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Time Quotes

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Start by doing what's necessary, then what's possible, and suddenly you are doing the impossible.

The bell strikes one. We take no note of time, but from its loss. To give it then a tongue is wise in man. As if an angel spoke, I feel the solemn sound. If heard aright, it is the knell of my departed hours. Where are they? With the years beyond the flood. It is the signal that demands despatch; how much is to be done!

The big things that come our way are ... the fruit of seeds planted in the daily routine of our work.

The bird of time has but a little way To flutter - and the bird is on the wing.

The butterfly counts not months but moments, and has time enough.

The clock talked loud. I threw it away, it scared me what it talked.

The end crowns all, and that old common arbitrator, time, will one day end it.

The future is something which everyone reaches at the rate of sixty minutes an hour, whatever he does, whoever he is.

The great rule of moral conduct is, next to God, to respect Time.

The greatest loss of time is delay and expectation, which depend upon the future. We let go the present, which we have in our power, and look forward to that which depends upon chance, and so relinquish a certainty for an uncertainty.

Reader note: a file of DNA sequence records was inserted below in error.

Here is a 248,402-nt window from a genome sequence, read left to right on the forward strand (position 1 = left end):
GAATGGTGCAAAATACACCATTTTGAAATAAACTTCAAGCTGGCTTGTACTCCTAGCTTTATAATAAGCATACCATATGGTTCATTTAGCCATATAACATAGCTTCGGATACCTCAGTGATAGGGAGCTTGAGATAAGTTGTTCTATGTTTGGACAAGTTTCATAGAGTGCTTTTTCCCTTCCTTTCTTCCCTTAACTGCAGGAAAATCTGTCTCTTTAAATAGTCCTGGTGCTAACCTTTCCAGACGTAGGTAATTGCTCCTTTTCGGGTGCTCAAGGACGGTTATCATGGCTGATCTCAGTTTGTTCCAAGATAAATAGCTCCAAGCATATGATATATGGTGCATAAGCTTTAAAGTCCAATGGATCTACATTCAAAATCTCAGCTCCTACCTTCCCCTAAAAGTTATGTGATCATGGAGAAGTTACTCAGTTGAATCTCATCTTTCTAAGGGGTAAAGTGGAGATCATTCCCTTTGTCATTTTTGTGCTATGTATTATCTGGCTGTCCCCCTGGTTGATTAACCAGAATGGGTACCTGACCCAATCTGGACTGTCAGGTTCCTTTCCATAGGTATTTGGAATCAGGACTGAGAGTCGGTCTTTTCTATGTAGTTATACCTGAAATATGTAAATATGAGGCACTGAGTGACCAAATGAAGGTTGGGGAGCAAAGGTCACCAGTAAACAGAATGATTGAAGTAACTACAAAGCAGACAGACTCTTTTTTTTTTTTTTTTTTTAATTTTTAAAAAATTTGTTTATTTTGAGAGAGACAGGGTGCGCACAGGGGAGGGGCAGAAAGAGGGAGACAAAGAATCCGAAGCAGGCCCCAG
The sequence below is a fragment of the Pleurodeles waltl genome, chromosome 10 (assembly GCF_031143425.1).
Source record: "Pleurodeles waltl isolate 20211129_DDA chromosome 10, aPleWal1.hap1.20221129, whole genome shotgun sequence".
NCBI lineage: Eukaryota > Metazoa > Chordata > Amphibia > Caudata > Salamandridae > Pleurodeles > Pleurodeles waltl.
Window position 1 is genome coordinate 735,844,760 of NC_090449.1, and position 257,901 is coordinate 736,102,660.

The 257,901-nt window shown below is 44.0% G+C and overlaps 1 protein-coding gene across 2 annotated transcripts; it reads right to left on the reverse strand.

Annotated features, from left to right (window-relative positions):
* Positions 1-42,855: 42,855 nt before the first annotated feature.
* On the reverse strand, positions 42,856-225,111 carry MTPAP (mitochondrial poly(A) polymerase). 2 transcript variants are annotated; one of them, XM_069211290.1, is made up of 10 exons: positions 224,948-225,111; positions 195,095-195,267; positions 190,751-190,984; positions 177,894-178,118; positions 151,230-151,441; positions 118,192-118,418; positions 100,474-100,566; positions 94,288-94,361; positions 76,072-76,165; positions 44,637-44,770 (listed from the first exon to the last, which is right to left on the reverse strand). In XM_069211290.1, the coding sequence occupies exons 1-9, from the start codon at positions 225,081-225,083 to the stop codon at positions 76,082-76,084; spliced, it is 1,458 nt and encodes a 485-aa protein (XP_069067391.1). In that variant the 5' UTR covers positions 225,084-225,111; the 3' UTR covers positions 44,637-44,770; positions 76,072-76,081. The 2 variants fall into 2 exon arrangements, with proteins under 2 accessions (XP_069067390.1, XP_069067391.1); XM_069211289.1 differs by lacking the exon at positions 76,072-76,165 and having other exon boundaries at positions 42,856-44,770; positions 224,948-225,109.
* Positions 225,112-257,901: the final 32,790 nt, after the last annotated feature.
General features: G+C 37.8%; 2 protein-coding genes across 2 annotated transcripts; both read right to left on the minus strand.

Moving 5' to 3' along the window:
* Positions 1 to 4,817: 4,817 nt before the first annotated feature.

The greatest masterpieces were once only pigments on a palette.

The growth of understanding follows an ascending spiral rather than a straight line.

The hours of a wise man are lengthened by his ideas, as those of a fool are by his passions. The time of the one is long, because he does not know what to do with it; so is that of the other, because he distinguishes every moment of it with useful or amusing thoughts; or, in other words, because the one is always wishing it away, and the other always enjoying it.

The laboring man and the artificer knows what every hour of his time is worth, and parts not with it but for the full value: they are only noblemen and gentlemen, who should know best how to use it, that think it only fit to be cast away; and their not knowing how to set a true value upon this, is the true cause of the wrong estimate they make of all other things.

The lifeless boughs of time.

The little things are infinitely the most important.

The man who removes a mountain begins by carrying away small stones.

The mere sense of living is joy enough.

The mind of man works with strangeness upon the body of time. An hour, once it lodges in the queer element of the human spirit, may be stretched to fifty or a hundred times its clock length; on the other hand, an hour may be accurately represented by the timepiece of the mind by one second.

The only true time which a man can properly call his own, is that which he has all to himself; the rest, though in some sense he may be said to live it, is other people's time, not his.

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